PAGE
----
The case of the stolen psychology test: An analysis of an actual cheating incident

Ethics and Behavior 4 (3):209 – 217 (1994)
Abstract
We examined the attitudes of 600 students in large introductory algebra and psychology classes toward an actual or hypothetical cheating incident and the subsequent retake procedure. Overall, 57% of students in one class and 49Y0 in the other reported that they either cheated or would have cheated if given the opportunity. More men (59%) than women (53%) reported cheating or potential cheating. Students who had actually experienced a retake procedure to handle cheating were more satisfied with such a procedure than others were about a hypothetical situation. Despite having a retake, cheaters were significantly more likely than noncheaters to predict that they would cheat again. Results suggest that instructors who require a retake following extensive cheating should devote class time to a discussion of the issue and all possible alternatives.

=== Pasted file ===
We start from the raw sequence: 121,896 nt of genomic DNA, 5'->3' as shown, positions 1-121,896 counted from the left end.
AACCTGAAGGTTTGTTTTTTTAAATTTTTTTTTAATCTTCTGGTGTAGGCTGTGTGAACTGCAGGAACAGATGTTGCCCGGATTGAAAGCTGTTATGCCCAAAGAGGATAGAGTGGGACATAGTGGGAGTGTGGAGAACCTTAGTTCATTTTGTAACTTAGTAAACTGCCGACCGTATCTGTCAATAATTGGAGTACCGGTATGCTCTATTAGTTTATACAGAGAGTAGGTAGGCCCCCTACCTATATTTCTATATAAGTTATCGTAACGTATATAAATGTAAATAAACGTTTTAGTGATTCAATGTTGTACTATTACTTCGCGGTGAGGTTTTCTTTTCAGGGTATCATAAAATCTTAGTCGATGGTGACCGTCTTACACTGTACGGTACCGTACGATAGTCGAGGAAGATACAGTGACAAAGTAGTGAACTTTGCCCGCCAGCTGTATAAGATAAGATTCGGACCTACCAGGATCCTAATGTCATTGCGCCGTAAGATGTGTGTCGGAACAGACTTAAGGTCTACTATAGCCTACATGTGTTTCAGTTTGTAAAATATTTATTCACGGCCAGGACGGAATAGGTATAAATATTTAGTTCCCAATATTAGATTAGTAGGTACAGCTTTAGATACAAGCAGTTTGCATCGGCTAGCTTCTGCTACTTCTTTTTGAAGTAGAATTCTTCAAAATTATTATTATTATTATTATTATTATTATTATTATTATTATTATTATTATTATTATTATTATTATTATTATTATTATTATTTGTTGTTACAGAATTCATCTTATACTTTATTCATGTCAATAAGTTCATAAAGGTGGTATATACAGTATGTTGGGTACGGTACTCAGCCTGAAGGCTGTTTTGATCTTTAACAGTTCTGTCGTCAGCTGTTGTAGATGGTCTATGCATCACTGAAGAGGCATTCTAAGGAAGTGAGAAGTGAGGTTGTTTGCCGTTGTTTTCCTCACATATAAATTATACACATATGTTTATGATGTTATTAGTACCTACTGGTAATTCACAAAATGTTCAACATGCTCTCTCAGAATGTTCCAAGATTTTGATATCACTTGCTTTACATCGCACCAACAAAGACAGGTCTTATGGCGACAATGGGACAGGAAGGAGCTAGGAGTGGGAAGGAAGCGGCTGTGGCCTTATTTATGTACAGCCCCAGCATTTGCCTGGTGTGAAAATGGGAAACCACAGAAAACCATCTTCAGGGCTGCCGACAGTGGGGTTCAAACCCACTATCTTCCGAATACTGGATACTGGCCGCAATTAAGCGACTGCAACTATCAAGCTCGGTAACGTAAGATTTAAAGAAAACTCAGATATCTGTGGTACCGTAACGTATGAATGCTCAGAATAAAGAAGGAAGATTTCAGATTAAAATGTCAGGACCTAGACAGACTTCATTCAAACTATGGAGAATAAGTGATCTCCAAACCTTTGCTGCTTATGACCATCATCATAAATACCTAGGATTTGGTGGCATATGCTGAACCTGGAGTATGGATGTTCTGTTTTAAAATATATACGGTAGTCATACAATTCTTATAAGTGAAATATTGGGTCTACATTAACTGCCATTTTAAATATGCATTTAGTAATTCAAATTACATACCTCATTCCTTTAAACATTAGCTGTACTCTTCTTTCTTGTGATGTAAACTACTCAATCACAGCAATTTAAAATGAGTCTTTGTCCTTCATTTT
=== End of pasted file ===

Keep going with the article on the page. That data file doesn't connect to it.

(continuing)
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DOI 10.1207/s15327019eb0403_3
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Cheating on Exams in the Iranian EFL Context.Alireza Ahmadi - 2012 - Journal of Academic Ethics 10 (2):151-170.

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